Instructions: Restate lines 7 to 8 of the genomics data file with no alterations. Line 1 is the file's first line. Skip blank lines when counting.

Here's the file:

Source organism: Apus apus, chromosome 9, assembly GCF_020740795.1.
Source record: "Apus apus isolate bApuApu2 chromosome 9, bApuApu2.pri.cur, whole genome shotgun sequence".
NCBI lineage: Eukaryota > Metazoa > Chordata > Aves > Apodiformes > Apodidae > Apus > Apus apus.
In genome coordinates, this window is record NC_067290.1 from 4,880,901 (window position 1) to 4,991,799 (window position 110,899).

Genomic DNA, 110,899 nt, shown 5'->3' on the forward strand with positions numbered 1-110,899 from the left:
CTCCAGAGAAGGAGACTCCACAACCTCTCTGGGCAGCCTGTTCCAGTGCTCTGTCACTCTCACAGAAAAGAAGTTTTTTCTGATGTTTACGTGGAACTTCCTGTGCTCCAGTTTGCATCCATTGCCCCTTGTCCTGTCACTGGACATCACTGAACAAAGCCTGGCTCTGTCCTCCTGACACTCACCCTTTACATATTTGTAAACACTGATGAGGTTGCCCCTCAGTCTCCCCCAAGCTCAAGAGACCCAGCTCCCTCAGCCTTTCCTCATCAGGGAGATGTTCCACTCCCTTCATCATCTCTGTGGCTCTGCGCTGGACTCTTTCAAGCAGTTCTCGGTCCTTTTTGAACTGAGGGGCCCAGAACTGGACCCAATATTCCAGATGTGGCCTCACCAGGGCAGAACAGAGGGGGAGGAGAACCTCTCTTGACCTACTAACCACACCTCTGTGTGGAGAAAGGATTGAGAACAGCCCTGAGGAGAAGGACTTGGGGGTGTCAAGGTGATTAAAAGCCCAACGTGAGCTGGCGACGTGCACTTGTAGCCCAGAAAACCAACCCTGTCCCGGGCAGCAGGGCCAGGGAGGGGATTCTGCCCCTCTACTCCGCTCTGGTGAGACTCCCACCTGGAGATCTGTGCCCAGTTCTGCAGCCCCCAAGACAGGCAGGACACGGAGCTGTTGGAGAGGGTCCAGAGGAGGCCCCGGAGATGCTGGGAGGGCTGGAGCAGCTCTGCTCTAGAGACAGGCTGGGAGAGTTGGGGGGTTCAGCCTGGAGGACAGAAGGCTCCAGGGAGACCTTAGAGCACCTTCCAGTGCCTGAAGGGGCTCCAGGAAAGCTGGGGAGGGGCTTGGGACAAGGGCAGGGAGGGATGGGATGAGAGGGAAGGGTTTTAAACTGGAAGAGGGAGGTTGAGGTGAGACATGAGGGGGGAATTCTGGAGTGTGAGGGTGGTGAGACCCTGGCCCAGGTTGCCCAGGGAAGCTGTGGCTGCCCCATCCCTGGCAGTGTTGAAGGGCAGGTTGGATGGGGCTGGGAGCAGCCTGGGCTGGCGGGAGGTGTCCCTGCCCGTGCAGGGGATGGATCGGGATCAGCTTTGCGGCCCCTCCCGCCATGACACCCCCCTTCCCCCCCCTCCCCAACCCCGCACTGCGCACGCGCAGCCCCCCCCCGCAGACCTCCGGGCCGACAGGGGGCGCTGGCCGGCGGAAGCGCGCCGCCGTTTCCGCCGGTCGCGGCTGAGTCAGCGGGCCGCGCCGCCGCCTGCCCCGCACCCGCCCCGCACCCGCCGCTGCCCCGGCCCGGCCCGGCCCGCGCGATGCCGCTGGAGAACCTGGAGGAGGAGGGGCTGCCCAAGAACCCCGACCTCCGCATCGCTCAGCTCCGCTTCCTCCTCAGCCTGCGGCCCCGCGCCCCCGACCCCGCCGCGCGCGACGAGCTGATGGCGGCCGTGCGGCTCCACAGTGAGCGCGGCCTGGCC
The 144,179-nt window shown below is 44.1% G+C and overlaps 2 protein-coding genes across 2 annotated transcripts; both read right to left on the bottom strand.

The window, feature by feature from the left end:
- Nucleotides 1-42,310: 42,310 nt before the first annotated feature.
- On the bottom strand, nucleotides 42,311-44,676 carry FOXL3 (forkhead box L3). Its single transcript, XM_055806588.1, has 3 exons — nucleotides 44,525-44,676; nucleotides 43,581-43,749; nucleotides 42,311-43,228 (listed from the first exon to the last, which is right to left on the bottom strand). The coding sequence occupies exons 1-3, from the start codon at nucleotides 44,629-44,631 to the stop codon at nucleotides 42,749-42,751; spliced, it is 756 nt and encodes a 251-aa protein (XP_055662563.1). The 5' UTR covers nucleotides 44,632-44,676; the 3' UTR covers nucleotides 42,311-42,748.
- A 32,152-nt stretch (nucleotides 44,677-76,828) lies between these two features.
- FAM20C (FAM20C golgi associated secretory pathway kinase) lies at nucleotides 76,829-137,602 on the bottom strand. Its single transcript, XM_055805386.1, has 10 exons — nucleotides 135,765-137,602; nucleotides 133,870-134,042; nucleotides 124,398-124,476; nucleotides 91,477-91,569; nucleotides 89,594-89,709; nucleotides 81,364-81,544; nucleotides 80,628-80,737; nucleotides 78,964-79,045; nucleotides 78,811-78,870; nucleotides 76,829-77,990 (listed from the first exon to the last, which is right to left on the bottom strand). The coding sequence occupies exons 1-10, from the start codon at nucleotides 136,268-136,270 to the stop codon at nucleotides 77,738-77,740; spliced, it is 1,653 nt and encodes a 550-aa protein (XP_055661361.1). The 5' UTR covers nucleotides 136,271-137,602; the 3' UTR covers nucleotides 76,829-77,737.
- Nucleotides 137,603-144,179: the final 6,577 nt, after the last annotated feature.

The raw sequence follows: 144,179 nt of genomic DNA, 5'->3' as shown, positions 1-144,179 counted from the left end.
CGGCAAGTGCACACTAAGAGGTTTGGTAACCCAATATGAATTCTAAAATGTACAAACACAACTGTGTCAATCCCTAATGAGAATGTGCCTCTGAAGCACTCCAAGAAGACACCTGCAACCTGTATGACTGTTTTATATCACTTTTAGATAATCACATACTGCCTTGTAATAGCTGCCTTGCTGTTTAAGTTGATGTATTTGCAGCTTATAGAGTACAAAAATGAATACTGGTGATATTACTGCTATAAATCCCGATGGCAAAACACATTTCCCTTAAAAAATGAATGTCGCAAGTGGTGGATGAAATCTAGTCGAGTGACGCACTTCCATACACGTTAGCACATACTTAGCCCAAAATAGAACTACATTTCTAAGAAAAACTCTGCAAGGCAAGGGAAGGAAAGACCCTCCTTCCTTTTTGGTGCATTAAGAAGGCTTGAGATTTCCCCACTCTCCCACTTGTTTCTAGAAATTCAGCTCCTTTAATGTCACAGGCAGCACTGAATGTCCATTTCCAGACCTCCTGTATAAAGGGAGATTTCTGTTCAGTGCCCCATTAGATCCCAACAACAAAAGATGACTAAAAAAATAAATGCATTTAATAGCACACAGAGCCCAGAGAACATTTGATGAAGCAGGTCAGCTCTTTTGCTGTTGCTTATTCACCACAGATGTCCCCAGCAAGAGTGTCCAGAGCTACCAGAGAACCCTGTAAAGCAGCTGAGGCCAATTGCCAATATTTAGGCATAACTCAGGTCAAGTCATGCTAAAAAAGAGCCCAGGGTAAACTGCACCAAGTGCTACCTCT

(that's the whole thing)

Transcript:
The 144,179-nt window shown below is 44.1% G+C and overlaps 2 protein-coding genes across 2 annotated transcripts; both read right to left on the bottom strand.

The window, feature by feature from the left end: